Natalie CastañedaComment

Hard times in Venezuela's coastal Sucre state

Natalie CastañedaComment
Hard times in Venezuela's coastal Sucre state

Venezuelans have a saying: "Caracas is Caracas, and the rest is jungle and snakes."

The South American country has few major cities, and when times are hard, the sooty, crowded capital gets the lion's share of resources. This means the collapse of the economy in the rest of the country has been far more savage, and less visible.

In the coastal state of Sucre, the emergency room floods daily and patients help hospital staff members sweep out the muddy water out with brooms.


In this Nov. 3, 2016 photo, the relative of a public hospital patient pushes water out of the emergency room after flooding triggered by heavy rain in Cumana, Sucre state, Venezuela. The hospital lacks medicine and beds. Hygiene is so bad that some patients who come to the ER end up dying from bacterial infections caught there. (AP Photo/Rodrigo Abd)


In cinderblock homes with dirt floors, children and adults sleep through the afternoon. With no hope of buying enough food, it makes most sense to conserve energy. Families fill the empty time talking about things they wish they could afford: pasta, corn flour and sugar. Produce doesn't even make the wish list. Parents say teachers have been stealing the food meant for school lunches.

Fed up with the hunger and seeming indifference to their plight, Sucre residents began looting grocery stores last summer. Now, soldiers with AK-47s guard even the smallest bakeries and bodegas.


In this Nov. 4, 2016 photo, a security officer from the anti-extortion and kidnapping command of the National Guard (CONAS), gives instructions to residents lining up to buy food at a store in downtown Cumana, Sucre state, Venezuela. CONAS agents provide security for arriving food trucks after the state became the epicenter of food riots that swept through the country over the summer. (AP Photo/Rodrigo Abd)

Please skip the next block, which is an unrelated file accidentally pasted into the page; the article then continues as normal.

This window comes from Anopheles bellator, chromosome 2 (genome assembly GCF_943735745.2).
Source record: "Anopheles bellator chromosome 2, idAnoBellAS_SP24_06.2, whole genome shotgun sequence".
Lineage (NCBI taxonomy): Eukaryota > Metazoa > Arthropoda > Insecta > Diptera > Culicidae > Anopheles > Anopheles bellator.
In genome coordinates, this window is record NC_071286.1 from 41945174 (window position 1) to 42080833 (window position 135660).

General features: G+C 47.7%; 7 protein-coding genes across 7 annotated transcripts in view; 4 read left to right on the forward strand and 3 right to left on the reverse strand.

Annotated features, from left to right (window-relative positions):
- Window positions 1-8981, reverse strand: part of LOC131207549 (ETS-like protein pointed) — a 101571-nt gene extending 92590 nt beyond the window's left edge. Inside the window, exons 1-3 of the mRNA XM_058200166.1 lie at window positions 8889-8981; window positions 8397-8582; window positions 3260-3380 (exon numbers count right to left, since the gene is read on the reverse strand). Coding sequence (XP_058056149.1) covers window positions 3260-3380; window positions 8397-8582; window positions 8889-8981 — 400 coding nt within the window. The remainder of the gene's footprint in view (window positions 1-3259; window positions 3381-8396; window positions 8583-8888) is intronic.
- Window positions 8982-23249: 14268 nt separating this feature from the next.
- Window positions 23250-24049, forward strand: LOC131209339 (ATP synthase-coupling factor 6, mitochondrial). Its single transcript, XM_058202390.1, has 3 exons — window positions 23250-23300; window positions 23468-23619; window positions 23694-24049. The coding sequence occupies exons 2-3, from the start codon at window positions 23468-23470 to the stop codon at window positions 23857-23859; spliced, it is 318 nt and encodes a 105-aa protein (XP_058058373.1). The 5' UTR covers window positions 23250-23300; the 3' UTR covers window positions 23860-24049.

People here once made a bare living in the fishing and sugar industries. When the late President Hugo Chavez promised to lift them up through a socialist revolution, they voted for him three to one. Now, the sugar and fish processing plants work at half capacity on good days. Machinery rusts in the salty breeze, and there's no way to replace broken parts.

Workers are turning to crime, and career criminals are getting more sadistic. This fall, a gang stuffed a victim's severed head into his stomach. Weeks later, members of an elite military unit made nine men kneel in front of their home and shot them dead.

Sucre newspaper reporter Gleen Lugo says he doesn't feel safe publishing stories that could antagonize local officials.

"There's a lot of suffering here no one sees," he said.


In this Oct. 29, 2016 photo, tuna ship mechanic Jose Noriega, 66, stops for a portrait as he works in the state run fishing company Pescalba, in Cumana, Sucre state, Venezuela. The government nationalized Pescalba in 2010. (AP Photo/Rodrigo Abd)

 

In this Nov. 4, 2016 photo, old fish containers are stored at the state-run fishing company Pescalba in Cumana, Sucre state, Venezuela. On a recent workday, more than half of the company’s fleet bobbed uselessly at the dock, holes gaping where the ships’ decks and sides had rusted open. (AP Photo/Rodrigo Abd)

 

In this Nov. 14, 2016 photo, a woman carries a bucket of fish that her fishermen neighbors gave her as a gift as she returns home from work in Punta de Araya, Sucre state, Venezuela. When times are hard, Venezuela's capital city gets the lion's share of resources and the provinces get less than ever. (AP Photo/Rodrigo Abd)